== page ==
My Son would get the worst poison ivy I've ever seen. It was beyond terrible. And of course he was happiest in the woods. Go figure.
Summer is a favorite time of year for outdoor play and adventure. Unfortunately, camping trips and bicycle rides can often lead to nasty cases of poison ivy, oak and sumac. According to the American Academy of Dermatology, the itchy, blistering rash caused by these plants results from an oil called urushiol. The sticky oil is found in the leaves, stems and roots, and easily sticks to skin and clothes.
A poison oak, ivy, or sumac rash is not contagious. It is however, extremely uncomfortable for the afflicted person. Symptoms include redness, itching, swelling, and blisters, according to Mayo Clinic. Rashes caused by poison ivy, oak, or sumac typically heal on their own within a few weeks. But why would you patiently suffer through the pain? You can make the rash less irritating and quicken the recovery process by following these home remedies.
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1. Turmeric and lemon juice. Natural News swears by the home remedy of mixing equal parts turmeric and lemon or lime juice. Apply the thick paste to the rash and let it soak in for fifteen minutes. You will likely be amazed by the fast and effective results.
2. Cucumber. You may laugh at the image of a beauty queen relaxing with cucumbers on her eyelids. But cucumbers do in fact have cooling properties. Reader's Digest recommends placing cucumber slices directly on the rash, or applying mashed cucumber as a sort of paste to the affected area.
3. Baking soda. Reader's Digest recommends mixing three teaspoons of baking soda with 1 teaspoon of water, and applying the homemade paste to the itchy, blistering area. The solution will dry and flake off. You can also dip gauze pads in a larger quantity of the solution and apply them to the rash for ten minute four times daily.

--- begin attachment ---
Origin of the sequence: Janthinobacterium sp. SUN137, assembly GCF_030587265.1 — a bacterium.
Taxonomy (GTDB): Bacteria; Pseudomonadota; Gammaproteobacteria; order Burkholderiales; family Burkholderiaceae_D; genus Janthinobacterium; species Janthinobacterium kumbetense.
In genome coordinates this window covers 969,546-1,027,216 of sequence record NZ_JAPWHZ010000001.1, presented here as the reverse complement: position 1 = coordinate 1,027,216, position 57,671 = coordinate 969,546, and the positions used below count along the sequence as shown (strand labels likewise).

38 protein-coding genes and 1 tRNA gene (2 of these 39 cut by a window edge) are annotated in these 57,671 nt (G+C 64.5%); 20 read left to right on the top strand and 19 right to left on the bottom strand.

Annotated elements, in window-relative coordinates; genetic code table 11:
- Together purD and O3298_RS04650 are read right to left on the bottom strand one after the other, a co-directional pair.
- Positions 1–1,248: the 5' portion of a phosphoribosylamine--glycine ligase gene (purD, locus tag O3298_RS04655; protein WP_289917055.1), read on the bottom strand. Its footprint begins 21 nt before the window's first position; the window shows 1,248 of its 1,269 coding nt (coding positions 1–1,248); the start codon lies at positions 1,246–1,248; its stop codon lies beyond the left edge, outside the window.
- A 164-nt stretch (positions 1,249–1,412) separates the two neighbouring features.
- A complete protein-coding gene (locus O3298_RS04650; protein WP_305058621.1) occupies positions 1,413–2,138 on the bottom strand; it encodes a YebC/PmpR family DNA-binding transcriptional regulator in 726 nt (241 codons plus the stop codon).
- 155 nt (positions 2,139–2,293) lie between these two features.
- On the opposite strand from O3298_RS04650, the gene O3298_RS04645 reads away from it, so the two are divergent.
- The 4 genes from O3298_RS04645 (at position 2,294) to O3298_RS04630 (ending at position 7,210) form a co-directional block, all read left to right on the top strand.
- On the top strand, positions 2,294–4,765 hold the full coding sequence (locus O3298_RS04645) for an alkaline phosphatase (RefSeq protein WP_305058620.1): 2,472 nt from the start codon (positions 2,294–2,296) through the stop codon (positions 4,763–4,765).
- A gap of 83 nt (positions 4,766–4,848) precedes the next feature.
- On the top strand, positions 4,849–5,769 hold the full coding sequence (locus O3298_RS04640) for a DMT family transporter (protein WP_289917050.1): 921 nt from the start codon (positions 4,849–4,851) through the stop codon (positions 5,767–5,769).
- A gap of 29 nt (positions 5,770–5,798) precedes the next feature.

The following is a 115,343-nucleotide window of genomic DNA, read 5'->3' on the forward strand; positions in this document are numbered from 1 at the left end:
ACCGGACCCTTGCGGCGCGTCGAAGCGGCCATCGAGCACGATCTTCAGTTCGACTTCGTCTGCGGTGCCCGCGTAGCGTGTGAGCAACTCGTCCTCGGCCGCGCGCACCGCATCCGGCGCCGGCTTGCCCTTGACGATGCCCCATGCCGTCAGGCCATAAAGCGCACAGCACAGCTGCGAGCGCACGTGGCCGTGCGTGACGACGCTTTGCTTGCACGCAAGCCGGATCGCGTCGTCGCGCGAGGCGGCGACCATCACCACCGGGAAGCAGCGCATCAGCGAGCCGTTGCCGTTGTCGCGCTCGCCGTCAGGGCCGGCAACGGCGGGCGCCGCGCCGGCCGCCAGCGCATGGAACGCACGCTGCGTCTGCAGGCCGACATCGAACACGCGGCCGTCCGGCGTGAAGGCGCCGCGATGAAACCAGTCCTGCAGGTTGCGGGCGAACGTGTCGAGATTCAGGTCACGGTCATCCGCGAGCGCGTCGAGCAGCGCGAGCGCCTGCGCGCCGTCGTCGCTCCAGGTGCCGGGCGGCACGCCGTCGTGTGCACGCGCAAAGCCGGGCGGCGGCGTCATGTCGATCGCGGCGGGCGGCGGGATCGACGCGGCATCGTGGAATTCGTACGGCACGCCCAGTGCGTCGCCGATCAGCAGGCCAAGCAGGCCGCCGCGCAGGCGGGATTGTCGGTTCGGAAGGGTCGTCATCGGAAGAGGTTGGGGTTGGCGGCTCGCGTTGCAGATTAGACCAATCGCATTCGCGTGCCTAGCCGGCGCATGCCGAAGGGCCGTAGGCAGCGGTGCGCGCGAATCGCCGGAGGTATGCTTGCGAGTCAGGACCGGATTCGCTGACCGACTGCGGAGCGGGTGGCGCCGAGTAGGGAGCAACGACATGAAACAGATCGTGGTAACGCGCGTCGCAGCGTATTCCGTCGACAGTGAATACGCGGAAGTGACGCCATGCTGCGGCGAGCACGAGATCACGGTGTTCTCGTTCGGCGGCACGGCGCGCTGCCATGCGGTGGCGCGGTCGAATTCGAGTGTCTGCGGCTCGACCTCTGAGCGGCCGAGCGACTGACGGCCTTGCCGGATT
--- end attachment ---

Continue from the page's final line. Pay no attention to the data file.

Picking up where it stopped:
4. Oatmeal. Oatmeal can help draw out the poisonous serum in blistering rashes. It can also help dry sores and soothe inflammation. To benefit from oatmeal, The Wall Street Journal recommends pouring oats in a bath and taking a soak, or using oats as a compress applied directly to the rash.
5. Buttermilk. The proteins in buttermilk can help drain fluid from poison ivy blisters. They can also soothe itchiness. DIY Health Remedy recommends mixing equal parts salt, buttermilk, and vinegar, and applying the homemade solution to the itchy, blistering rash. You may feel instant relief. If you find heat helps soothe the itchiness, you can also mix buttermilk with warm water and use this to wash the rash.
6. Watermelon rind. Next time you eat a watermelon, keep the rind. You can use it as a cold compress to help relieve the itching caused by poison ivy, according to an article in The Wall Street Journal.
7. Apple cider. Reader's Digest explains apple cider vinegar can actually kill the poison that causes the rash. To use this life hack, soak a brown paper bag in apple cider vinegar, and then place the bag on the rash. This could effectively draw out the toxins.
8. Dishwashing Liquid. At the first sign of a poison ivy, oak, or sumac rash, rub dishwashing liquid onto the affected area. Do not wash off the liquid and continue washing the rash with dishwashing liquid once a day until the rash disappears. According to Natural News, this method is also helpful for treating mosquito bites.
Don't let poison ivy, oak, or sumac ruin your summer holiday! Use these home remedies and you may find instant relief.